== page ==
Genome Res 2017 04 20;27(4):501-511. Epub 2017 Mar 20.

European Molecular Biology Laboratory (EMBL), Genome Biology Unit, Heidelberg 69117, Germany.

Patterns of gene expression in tumors can arise as a consequence of or result in genomic instability, characterized by the accumulation of somatic copy number alterations (SCNAs) and point mutations (PMs). Expression signatures have been widely used as markers for genomic instability, and both SCNAs and PMs could be thought to associate with distinct signatures given their different formation mechanisms. Here we test this notion by systematically investigating SCNA, PM, and transcriptome data from 2660 cancer patients representing 11 tumor types. Notably, our data indicate that similar expression signatures can be derived from correlating gene expression with either SCNA or PM load. Gene sets related to cell growth and proliferation generally associated positively, and immunoregulatory gene sets negatively, with variant burden. In-depth analyses revealed several genes whose de-regulation correlates with SCNA but not with PM burden, yielding downstream effectors of and signaling unique to high-SCNA tumors. We compared our findings to expression changes observed in two different cancer mouse models with persistent mitotic chromosomal instability, observing a decrease in proliferative expression signatures. Our results suggest that overexpression of cell-cycle-related genes are a characteristic of proliferation, and likely tumor evolution, rather than ongoing genomic instability.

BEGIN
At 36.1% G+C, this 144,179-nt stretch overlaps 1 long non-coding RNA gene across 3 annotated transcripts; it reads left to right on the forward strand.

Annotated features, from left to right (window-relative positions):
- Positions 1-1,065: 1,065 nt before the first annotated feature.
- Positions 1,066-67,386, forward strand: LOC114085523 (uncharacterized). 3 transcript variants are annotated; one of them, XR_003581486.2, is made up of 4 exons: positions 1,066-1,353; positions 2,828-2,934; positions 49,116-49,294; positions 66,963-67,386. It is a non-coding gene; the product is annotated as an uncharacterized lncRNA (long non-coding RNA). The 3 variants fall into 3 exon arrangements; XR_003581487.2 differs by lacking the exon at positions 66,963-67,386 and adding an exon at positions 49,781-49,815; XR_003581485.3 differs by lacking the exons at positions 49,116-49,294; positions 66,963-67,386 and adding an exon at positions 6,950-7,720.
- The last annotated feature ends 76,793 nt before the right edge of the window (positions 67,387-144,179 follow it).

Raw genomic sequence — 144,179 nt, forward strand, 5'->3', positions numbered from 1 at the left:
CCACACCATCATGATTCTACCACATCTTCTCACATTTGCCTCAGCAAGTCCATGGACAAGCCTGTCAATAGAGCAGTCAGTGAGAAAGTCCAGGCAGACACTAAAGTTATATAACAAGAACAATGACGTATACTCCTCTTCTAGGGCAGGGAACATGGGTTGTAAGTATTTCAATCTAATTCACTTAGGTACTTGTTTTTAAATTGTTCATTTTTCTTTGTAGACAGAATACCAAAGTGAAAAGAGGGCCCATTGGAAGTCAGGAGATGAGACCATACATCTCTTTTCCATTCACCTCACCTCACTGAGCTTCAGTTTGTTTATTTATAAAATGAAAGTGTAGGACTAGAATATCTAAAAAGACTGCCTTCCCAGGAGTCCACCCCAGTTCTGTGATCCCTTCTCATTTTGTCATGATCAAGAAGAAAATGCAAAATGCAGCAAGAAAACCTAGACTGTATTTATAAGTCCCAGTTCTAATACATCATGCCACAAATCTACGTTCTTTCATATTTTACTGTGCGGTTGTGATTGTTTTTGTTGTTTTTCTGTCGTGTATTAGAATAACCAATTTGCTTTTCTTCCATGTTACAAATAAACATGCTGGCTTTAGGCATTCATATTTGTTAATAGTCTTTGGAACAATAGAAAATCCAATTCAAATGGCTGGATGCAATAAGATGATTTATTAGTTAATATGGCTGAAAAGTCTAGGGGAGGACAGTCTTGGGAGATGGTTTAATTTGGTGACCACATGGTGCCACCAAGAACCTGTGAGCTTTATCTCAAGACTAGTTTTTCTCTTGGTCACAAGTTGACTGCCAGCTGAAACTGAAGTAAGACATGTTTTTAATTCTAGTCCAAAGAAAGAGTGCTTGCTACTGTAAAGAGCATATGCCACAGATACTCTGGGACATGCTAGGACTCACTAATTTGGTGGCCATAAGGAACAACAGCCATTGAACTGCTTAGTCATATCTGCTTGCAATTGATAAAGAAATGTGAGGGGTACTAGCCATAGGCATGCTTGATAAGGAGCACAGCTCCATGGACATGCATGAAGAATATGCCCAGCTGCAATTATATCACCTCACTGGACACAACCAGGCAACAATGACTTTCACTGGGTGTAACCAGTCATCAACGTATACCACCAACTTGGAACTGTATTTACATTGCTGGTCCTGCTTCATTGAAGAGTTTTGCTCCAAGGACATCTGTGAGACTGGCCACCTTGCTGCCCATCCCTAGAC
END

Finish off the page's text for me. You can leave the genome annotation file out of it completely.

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http://dx.doi.org/10.1101/gr.212225.116DOI Listing